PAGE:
• "Magic 10%" (Score:5, Insightful)

    by Anonymous Coward on Thursday July 17, 2008 @02:09PM (#24230975)
    Why is 10% "magic"? This number is significant because that's how many fingers we have?
  • Reaching corollary (Score:5, Interesting)

    by Palshife (60519) on Thursday July 17, 2008 @02:09PM (#24230977) Homepage

    Will the pearly gates of acceptance open up for them once they reach the magic 10%, and will that have a positive effect on desktop Linux adoption?

    Wow, talk about a strange corollary. Linux desktop adoption has nothing at all to do with Mac market share. It would have been just as valid to write, "Will the pearly gates of acceptance open up for them once they reach the magic 10%, and will that lead a surge in kitten adoptions?"

    Personally, though, adopt a cat anyway.

    • by bigstrat2003 (1058574) * on Thursday July 17, 2008 @02:15PM (#24231079)

      Personally, though, adopt a cat anyway.

      Whoa, there. Why would we want to adopt a pet which loathes our existence no matter how much good we do for it? I mean, come on. That's like having a really cranky girlfriend/wife without the sex! Or a teenager. Neither of which is something you want.

    • Re: (Score:3, Insightful)

      by mhall119 (1035984)

      They're not quite as disconnected as kitten adoption.

      The more people that use a non-Windows OS, the less of a monopoly Windows has on the ecosystem, and that will make application developers think about portability and compatibility, which will make more software and services available on Linux.

    • Re: (Score:3, Insightful)

      by ceoyoyo (59147)

      Why do you say that? I see Linux desktop adoption being more likely helped by the success of a non-Windows OS than not.

      People use Windows because a) they think it's the only OS and b) they have to because everyone else uses it. If Windows has a big competitor then everyone becomes aware that (a) is untrue and (b) is not only untrue, but the reasons for using the OS your friends, family and boss uses fade away because compatible software and document formats start springing up on multiple platforms.

    • Re: (Score:3, Insightful)

      by Tibor the Hun (143056)

      It may seem like somewhat of a stretch, but once you establish a beachead on the OS marketshare it's easier for businesses to adopt and support other alternatives. They won't have the excuse "Well *everyone* runs windows, so we just need to code/webdevelop for them."
      Basically the same thing that happened once Firefox reached a critical share. You can't well ignore 10% of your paying customers. Some companies may then realize that it's to their advantage to use OpenGL, for example, or release applications fo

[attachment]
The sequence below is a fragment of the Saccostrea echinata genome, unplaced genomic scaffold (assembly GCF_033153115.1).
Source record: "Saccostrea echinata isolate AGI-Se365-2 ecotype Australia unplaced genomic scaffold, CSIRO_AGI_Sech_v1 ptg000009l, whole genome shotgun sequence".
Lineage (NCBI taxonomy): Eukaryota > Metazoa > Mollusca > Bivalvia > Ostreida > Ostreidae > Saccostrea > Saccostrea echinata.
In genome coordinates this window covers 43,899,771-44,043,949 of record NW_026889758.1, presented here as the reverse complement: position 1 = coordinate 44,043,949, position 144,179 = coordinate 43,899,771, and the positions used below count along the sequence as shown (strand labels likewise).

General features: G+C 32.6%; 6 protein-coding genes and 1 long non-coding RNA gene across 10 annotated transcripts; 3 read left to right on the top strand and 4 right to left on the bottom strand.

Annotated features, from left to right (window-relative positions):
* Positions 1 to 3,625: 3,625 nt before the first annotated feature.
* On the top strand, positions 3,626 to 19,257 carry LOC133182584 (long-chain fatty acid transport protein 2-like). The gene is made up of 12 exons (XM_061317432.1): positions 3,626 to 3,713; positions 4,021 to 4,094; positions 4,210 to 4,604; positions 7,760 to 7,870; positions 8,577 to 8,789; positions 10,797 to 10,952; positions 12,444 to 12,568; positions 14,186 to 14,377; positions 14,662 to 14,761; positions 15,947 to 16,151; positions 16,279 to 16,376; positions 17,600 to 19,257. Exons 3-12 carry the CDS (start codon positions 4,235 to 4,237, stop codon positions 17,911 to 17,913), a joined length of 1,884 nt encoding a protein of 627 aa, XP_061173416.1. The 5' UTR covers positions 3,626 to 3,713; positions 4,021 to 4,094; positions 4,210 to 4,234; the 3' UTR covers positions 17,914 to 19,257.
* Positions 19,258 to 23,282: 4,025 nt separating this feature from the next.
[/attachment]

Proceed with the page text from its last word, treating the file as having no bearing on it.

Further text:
• headache inducing? (Score:4, Interesting)

    by ya really (1257084) on Thursday July 17, 2008 @02:10PM (#24230995)

    Any browser can induce a boatload of headaches to those who are uninformed on how to use it. Aside from Vista and all of it's obvious headaches such as drivers and legacy software not working, XP and 2k were not quite as bad.

    I think anyone will agree that even Linux can cause plenty of headaches as well if one is not careful. Sendmail was one of those battles I had a while ago.

  • by Anonymous Coward on Thursday July 17, 2008 @02:12PM (#24231019)

    If TV and the movies have taught me anything, it's that at least 90% of the computers and laptops out there are Apples. Hell, even alien civilizations use Macs on their motherships.

  • Sounds Great (Score:4, Insightful)

    by Stevenovitch (1292358) on Thursday July 17, 2008 @02:13PM (#24231041)
    I really can't see how anything but goodness can come from this. Afterall, if you really want to gain ground against an evil closed-source monopoly that charges too much for it's products, it makes perfect sense to switch to another company that even more protective of its source, charges even more for its products, and even has a nasty habit of keeping its platform as proprietary as possible.

    Success!
    • by pak9rabid (1011935) on Thursday July 17, 2008 @02:22PM (#24231223)

      Afterall, if you really want to gain ground against an evil closed-source monopoly that charges too much for it's products...

      Are you referring to Apple or Microsoft?

    • Re:Sounds Great (Score:4, Interesting)

      by argent (18001) <peter@slashdot.2 ... m ['nga' in gap]> on Thursday July 17, 2008 @02:22PM (#24231229) Homepage Journal

      it makes perfect sense to switch to another company that even more protective of its source

      What, something happened to Apple Open Source [apple.com]?

      Oh no, it's all there, still tracking the latest release of OS X.

      Damn, you scared me for a second...

      (yes, I know they're only 99.44% pure and hold out a few kernel components, but "even more protective" than Microsoft? Give me a rotating plaid gold-decked break!)

    • Re:Sounds Great (Score:4, Insightful)

      by 99BottlesOfBeerInMyF (813746) on Thursday July 17, 2008 @03:01PM (#24231917)

      Maybe you're not understanding the power of being a monopolist. It matters very little what people switch to, so long as it is not controlled by Microsoft. If there are enough players in the desktop OS market so that Microsoft cannot control the direction of the industry and use it to prevent innovation in that and related markets then we all win.

      Good or bad we don't want to replace MS's domination of the industry with Apple's, we want t make sure one company doesn't have domination so all the companies have to work for us and keep us happy to make money.